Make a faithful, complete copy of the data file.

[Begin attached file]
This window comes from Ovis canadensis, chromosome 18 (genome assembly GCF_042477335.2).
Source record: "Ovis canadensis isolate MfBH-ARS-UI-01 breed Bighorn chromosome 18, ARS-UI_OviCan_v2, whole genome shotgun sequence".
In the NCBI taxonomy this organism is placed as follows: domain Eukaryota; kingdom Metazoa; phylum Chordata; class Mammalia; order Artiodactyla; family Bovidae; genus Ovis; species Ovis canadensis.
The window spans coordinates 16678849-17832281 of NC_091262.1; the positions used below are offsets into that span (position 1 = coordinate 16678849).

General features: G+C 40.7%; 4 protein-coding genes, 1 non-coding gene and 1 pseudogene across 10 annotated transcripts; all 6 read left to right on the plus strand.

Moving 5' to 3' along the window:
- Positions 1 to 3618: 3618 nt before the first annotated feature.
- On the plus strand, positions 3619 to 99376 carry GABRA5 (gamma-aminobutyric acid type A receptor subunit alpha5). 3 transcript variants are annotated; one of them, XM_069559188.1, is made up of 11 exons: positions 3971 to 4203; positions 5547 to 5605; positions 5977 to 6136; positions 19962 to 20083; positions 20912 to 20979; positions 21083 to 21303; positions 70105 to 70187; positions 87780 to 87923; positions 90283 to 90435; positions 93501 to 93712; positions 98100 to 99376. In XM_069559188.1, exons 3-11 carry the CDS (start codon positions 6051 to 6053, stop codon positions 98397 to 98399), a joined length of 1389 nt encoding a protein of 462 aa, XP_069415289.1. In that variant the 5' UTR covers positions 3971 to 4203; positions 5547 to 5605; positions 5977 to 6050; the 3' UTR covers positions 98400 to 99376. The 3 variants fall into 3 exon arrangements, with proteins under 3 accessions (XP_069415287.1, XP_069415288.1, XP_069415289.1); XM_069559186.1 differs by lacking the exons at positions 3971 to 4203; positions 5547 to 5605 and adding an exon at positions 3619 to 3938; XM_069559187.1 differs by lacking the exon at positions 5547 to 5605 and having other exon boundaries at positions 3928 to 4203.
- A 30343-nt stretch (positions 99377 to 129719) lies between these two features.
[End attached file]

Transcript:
This window comes from Ovis canadensis, chromosome 18 (genome assembly GCF_042477335.2).
Source record: "Ovis canadensis isolate MfBH-ARS-UI-01 breed Bighorn chromosome 18, ARS-UI_OviCan_v2, whole genome shotgun sequence".
In the NCBI taxonomy this organism is placed as follows: domain Eukaryota; kingdom Metazoa; phylum Chordata; class Mammalia; order Artiodactyla; family Bovidae; genus Ovis; species Ovis canadensis.
The window spans coordinates 16678849-17832281 of NC_091262.1; the positions used below are offsets into that span (position 1 = coordinate 16678849).

General features: G+C 40.7%; 4 protein-coding genes, 1 non-coding gene and 1 pseudogene across 10 annotated transcripts; all 6 read left to right on the plus strand.

Moving 5' to 3' along the window:
- Positions 1 to 3618: 3618 nt before the first annotated feature.
- On the plus strand, positions 3619 to 99376 carry GABRA5 (gamma-aminobutyric acid type A receptor subunit alpha5). 3 transcript variants are annotated; one of them, XM_069559188.1, is made up of 11 exons: positions 3971 to 4203; positions 5547 to 5605; positions 5977 to 6136; positions 19962 to 20083; positions 20912 to 20979; positions 21083 to 21303; positions 70105 to 70187; positions 87780 to 87923; positions 90283 to 90435; positions 93501 to 93712; positions 98100 to 99376. In XM_069559188.1, exons 3-11 carry the CDS (start codon positions 6051 to 6053, stop codon positions 98397 to 98399), a joined length of 1389 nt encoding a protein of 462 aa, XP_069415289.1. In that variant the 5' UTR covers positions 3971 to 4203; positions 5547 to 5605; positions 5977 to 6050; the 3' UTR covers positions 98400 to 99376. The 3 variants fall into 3 exon arrangements, with proteins under 3 accessions (XP_069415287.1, XP_069415288.1, XP_069415289.1); XM_069559186.1 differs by lacking the exons at positions 3971 to 4203; positions 5547 to 5605 and adding an exon at positions 3619 to 3938; XM_069559187.1 differs by lacking the exon at positions 5547 to 5605 and having other exon boundaries at positions 3928 to 4203.
- A 30343-nt stretch (positions 99377 to 129719) lies between these two features.